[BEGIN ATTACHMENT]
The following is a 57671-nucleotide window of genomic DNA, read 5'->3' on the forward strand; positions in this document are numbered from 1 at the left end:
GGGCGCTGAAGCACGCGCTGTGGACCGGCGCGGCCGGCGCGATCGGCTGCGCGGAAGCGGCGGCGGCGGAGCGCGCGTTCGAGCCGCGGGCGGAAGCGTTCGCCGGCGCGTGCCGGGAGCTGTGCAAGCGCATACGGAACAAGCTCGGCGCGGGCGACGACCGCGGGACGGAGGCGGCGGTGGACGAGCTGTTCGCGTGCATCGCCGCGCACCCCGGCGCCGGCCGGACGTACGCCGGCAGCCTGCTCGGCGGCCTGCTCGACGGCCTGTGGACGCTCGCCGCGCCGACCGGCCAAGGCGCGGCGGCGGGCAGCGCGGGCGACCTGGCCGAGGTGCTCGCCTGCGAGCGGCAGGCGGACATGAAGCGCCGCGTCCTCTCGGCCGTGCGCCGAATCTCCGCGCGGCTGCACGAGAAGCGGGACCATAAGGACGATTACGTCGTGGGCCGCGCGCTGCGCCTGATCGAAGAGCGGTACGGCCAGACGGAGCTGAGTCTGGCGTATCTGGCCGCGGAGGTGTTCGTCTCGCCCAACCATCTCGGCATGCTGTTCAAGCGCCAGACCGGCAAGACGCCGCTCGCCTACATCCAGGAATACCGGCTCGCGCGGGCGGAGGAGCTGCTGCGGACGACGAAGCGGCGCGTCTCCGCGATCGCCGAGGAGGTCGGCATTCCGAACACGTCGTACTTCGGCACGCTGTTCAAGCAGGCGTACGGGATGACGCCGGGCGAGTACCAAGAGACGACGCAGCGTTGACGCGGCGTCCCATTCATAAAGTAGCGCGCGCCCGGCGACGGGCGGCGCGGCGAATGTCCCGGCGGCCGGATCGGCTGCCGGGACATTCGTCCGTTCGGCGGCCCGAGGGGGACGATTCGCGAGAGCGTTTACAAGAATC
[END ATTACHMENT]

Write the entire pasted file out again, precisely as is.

The following is a 57671-nucleotide window of genomic DNA, read 5'->3' on the forward strand; positions in this document are numbered from 1 at the left end:
GGGCGCTGAAGCACGCGCTGTGGACCGGCGCGGCCGGCGCGATCGGCTGCGCGGAAGCGGCGGCGGCGGAGCGCGCGTTCGAGCCGCGGGCGGAAGCGTTCGCCGGCGCGTGCCGGGAGCTGTGCAAGCGCATACGGAACAAGCTCGGCGCGGGCGACGACCGCGGGACGGAGGCGGCGGTGGACGAGCTGTTCGCGTGCATCGCCGCGCACCCCGGCGCCGGCCGGACGTACGCCGGCAGCCTGCTCGGCGGCCTGCTCGACGGCCTGTGGACGCTCGCCGCGCCGACCGGCCAAGGCGCGGCGGCGGGCAGCGCGGGCGACCTGGCCGAGGTGCTCGCCTGCGAGCGGCAGGCGGACATGAAGCGCCGCGTCCTCTCGGCCGTGCGCCGAATCTCCGCGCGGCTGCACGAGAAGCGGGACCATAAGGACGATTACGTCGTGGGCCGCGCGCTGCGCCTGATCGAAGAGCGGTACGGCCAGACGGAGCTGAGTCTGGCGTATCTGGCCGCGGAGGTGTTCGTCTCGCCCAACCATCTCGGCATGCTGTTCAAGCGCCAGACCGGCAAGACGCCGCTCGCCTACATCCAGGAATACCGGCTCGCGCGGGCGGAGGAGCTGCTGCGGACGACGAAGCGGCGCGTCTCCGCGATCGCCGAGGAGGTCGGCATTCCGAACACGTCGTACTTCGGCACGCTGTTCAAGCAGGCGTACGGGATGACGCCGGGCGAGTACCAAGAGACGACGCAGCGTTGACGCGGCGTCCCATTCATAAAGTAGCGCGCGCCCGGCGACGGGCGGCGCGGCGAATGTCCCGGCGGCCGGATCGGCTGCCGGGACATTCGTCCGTTCGGCGGCCCGAGGGGGACGATTCGCGAGAGCGTTTACAAGAATC